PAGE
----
In the same vein, the naming of the stadium in Ahmadabad after the current PM Narendra Modi has raised eyebrows both within the country and abroad. It is perfectly in order to recognize the PM for his achievements. The original name – Sardar Patel stadium- however, had no reason to be altered. It diminished the great Sardar Patel’s stature. The question is: Shouldn’t BCCI leave partisan politics out of sports? Governing bodies of sports operate best when they listen to the voices of sportspersons and eminent administrators. In fear of retribution, people do not speak their minds or object like Bedi did. But, the street speaks, and politicians miss out on knowing their aspirations and discomforts. Cricketer-turned-politician, Gautam Gambhir quite audaciously said that it was important that BCCI employ the right kind of people. “I think there should be more transparency…”  Indeed, the BCCI must set sober and intelligent criteria to name stadia and spectator stands. This standard must apply to all matters- selections, appointments of committees, and big roles which most current holders know little about.

Today things are fast evolving as the era of political cricket. Cricket diplomacy consists of using the game of cricket as a political tool to enhance or worsen the diplomatic relations between two cricket playing nations. The unilateral refusal of India to play the Asia Cup in Pakistan later this year has created an unwanted ruckus. The decision was unilaterally announced by BCCI Secretary, Jay Shah leaving the chances of political dialogue remote. The people of both nations are not at war. There are political issues between the countries that need resolution. But they can be set aside because they are separate matters requiring political dialogue. This decision not to play in Pakistan is rather super patriotic. Cricket alone has built lasting friendships between players and fans. Some suggest that cricket has healing capabilities. BBC recounts how India’s ‘peace offensive’ with its 2003-04 tour of Pakistan, Islamabad, for the first time in five decades, allowed thousands of Indians to cross the border on “cricket visas”. Indian fans “were greeted effusively by ordinary Pakistanis: to be an Indian in Lahore or Karachi those days was to be offered free rides, discounted meals and purchases, and overwhelming hospitality’. With cricket crazy-fans in both countries, cricket easily ranks as the ideal forerunner for both countries to engage politically with each other constructively. These words from the BBC narrative are instructive: “We have not imposed sanctions on Pakistan, withdrawn ambassadors, stopped trade, or even banned their movie stars and singers from practicing their profession in India”. Why keep them kept aloof on cricket? The BCCI takes all decisions on where and when to send the Indian cricket team and which teams to invite to India. But when it comes to Pakistan, the union government decides.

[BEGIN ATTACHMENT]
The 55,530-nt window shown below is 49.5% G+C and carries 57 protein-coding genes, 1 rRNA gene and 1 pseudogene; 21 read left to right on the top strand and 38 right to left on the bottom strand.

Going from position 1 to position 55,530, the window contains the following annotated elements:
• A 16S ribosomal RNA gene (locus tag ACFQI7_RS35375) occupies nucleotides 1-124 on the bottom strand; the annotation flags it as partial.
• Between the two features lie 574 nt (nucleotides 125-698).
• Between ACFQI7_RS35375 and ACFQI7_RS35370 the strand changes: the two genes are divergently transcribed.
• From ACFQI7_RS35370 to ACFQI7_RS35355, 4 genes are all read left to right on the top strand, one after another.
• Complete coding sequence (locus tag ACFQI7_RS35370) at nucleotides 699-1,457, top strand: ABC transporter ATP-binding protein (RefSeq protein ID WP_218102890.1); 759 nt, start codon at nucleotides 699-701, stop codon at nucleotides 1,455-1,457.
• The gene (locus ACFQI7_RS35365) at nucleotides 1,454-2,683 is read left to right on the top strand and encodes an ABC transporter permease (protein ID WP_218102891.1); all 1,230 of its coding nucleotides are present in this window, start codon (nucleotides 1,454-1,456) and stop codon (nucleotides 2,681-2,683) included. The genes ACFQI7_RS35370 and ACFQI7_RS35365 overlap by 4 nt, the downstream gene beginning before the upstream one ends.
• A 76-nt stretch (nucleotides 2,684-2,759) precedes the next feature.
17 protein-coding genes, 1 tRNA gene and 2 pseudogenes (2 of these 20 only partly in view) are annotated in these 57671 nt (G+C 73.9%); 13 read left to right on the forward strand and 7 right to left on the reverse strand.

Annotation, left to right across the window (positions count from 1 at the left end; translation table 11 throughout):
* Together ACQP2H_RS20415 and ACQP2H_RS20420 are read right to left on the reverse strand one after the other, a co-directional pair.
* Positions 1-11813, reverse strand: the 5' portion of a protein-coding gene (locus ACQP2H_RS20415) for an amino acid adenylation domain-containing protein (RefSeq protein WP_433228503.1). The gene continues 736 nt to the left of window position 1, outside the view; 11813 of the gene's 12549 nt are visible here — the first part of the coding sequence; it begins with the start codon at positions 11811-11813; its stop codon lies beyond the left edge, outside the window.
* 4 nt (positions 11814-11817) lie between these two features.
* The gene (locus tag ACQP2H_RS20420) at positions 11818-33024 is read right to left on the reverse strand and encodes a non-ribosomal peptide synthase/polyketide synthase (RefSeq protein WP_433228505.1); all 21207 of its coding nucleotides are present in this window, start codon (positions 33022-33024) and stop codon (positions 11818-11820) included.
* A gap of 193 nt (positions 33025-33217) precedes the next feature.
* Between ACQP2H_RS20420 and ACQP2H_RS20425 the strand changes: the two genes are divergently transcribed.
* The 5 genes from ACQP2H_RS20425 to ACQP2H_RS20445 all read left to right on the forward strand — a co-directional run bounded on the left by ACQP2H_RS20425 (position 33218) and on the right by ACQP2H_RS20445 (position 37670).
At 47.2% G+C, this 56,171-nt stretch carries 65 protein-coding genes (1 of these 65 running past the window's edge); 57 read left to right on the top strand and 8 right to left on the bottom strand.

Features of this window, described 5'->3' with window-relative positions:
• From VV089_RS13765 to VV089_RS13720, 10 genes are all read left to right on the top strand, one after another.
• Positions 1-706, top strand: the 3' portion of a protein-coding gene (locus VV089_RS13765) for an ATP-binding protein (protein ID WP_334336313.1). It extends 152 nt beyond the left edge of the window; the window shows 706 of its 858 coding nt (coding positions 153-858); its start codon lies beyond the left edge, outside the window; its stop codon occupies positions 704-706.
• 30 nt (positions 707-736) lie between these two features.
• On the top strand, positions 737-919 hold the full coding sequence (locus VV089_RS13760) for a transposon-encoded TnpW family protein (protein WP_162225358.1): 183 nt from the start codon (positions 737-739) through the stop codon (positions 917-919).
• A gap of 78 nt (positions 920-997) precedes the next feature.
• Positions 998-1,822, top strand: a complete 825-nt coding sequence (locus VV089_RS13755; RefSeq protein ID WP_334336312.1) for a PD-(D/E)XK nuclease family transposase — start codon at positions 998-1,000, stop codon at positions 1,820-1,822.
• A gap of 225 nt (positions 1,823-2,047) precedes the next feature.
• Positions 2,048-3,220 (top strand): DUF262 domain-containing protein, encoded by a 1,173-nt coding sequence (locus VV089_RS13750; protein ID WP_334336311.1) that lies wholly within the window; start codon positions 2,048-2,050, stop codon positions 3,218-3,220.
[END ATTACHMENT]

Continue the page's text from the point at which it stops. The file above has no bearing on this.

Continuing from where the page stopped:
Can the BCCI assert autonomy and act with bona fide principles in the interests of amity between people?

Ranjan Solomon is a political commentator and a human rights activist. Views expressed are the writer’s own.